As Congress returns back to work in Washington for a few more weeks of their lame-duck session of Congress (and by the way, why is it so controversial that they actually do so? We thought that representatives were elected for two years - not a year and ten months), among the bills that the Senate will vote on that the House has already passed include the Food Safety Modernization Act. Similar legislation was passed in the House of Representatives in 2009 that was championed by Polk County Republican Adam Putnam, who introduced several provisions in the bill.
Putnam was elected Florida's Commissioner of Agriculture earlier this month, and during his campaign against Democrat Scott Maddox he frequently spoke about the legislation, though there are noticeable differences between what he and his colleagues voted on the House and what the Senate is contemplating.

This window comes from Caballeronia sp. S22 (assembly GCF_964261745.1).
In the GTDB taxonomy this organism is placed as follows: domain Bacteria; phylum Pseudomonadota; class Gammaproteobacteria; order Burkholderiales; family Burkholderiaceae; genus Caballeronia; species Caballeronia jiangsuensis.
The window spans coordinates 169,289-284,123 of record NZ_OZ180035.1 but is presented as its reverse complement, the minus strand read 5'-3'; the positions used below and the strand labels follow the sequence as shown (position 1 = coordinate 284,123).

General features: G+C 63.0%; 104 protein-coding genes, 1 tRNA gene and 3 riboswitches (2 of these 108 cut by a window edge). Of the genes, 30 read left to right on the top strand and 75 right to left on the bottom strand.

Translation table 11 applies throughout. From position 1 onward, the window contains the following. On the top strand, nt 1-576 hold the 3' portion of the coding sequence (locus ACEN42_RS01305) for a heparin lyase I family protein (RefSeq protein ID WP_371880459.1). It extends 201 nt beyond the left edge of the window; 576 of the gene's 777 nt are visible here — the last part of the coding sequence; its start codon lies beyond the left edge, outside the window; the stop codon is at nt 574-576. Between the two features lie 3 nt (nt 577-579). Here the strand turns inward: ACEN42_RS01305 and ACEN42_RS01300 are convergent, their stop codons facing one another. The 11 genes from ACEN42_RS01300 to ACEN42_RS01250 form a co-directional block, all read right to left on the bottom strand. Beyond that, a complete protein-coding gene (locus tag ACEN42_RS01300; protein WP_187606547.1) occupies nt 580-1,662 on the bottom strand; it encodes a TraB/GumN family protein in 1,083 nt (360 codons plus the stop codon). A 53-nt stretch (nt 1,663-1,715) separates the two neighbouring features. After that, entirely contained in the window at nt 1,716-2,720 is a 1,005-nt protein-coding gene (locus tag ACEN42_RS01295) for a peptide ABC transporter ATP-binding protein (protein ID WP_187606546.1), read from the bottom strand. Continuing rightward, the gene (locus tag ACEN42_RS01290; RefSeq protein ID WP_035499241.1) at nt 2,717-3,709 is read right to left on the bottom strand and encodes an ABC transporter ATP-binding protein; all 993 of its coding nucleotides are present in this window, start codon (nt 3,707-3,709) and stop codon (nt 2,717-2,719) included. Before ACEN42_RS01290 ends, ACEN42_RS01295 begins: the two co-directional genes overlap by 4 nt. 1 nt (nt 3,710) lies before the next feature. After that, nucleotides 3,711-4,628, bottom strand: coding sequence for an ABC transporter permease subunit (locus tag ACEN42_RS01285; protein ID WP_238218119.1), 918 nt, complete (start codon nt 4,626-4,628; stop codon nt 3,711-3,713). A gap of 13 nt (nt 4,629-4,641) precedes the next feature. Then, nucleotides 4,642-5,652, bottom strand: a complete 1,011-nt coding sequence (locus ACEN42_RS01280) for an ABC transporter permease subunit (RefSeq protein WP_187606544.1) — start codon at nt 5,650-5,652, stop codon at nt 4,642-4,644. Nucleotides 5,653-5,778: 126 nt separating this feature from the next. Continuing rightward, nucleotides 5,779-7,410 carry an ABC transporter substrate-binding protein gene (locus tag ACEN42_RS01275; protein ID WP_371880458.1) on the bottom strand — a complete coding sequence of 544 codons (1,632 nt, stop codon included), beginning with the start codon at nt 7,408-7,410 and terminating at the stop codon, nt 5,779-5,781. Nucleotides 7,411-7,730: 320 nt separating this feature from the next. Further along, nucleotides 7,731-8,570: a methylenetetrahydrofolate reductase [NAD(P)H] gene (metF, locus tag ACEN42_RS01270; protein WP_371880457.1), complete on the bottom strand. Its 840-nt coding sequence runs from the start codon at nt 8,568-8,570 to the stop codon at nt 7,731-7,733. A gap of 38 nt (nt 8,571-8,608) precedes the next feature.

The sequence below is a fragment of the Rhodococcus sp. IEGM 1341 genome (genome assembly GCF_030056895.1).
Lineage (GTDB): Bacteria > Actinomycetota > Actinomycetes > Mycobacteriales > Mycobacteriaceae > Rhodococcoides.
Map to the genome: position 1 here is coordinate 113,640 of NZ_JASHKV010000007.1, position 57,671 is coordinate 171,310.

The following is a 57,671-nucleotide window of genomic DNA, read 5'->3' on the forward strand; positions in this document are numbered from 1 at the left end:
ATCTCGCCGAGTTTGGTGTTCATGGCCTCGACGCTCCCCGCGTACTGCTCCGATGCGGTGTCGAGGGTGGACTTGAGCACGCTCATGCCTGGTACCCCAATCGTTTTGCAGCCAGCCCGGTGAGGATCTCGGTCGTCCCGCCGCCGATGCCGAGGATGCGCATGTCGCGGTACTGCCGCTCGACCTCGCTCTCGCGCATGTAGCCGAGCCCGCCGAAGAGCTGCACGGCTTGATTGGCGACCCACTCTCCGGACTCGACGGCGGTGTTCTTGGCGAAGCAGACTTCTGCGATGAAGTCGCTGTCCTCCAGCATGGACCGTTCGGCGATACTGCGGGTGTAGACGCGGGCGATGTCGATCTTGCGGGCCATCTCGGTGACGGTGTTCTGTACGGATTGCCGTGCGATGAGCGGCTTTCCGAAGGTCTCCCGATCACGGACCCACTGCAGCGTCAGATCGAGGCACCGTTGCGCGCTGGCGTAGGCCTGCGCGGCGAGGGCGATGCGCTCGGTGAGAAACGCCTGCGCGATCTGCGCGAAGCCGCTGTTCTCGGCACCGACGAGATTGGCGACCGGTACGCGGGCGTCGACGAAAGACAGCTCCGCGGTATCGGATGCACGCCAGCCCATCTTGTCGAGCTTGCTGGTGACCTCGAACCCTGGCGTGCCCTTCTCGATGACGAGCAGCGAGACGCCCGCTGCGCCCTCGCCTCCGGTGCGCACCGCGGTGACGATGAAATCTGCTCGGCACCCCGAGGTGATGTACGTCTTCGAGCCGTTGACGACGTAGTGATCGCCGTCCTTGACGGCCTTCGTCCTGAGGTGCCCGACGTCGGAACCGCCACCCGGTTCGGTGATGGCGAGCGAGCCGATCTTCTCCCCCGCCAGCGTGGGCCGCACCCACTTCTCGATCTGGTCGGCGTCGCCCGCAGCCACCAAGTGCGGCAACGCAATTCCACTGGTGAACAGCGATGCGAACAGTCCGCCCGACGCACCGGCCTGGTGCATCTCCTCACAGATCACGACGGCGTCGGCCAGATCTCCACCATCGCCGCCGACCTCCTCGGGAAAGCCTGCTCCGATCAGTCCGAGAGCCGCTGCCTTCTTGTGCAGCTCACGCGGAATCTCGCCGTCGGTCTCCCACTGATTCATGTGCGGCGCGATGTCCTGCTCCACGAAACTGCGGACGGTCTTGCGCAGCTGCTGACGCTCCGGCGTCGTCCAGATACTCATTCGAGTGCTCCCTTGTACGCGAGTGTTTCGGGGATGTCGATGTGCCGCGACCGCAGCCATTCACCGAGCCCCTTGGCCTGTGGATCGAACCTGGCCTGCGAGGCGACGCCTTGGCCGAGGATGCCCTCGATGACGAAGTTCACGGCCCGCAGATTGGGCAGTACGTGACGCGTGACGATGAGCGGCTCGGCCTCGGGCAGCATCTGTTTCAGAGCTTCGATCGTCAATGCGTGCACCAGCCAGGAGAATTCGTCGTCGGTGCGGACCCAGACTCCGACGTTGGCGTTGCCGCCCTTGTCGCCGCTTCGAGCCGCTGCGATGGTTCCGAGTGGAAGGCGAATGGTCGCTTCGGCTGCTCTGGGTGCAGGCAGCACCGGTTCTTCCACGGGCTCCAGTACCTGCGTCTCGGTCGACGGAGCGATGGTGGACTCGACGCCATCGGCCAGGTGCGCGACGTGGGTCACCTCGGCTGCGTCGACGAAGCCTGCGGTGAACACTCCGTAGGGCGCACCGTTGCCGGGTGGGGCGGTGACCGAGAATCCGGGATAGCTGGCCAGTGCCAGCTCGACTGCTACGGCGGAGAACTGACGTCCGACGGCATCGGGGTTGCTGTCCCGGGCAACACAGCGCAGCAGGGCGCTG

Back when hundreds of millions of eggs were recalled this summer because of concerns about a salmonella outbreak, Putnam called on the Senate to get its act together and pass the legislation, saying at the time that:
Its often noted that our nations food supply is among the safest in the world. However, this most recent outbreak of salmonella, which may have sickened thousands of people, highlights the deficiencies in our food safety system that must be addressed.
Much of the current system was devised during the Teddy Roosevelt Administration, said Putnam. And every year seems to bring a new food safety concern: one year its pistachio nuts or peanut butter, and next its bagged spinach or Mexican jalapeno peppers. This year its eggs. The system needs to be modernized, streamlined and made more effective. The Senate has legislation before it, and it needs to take action now.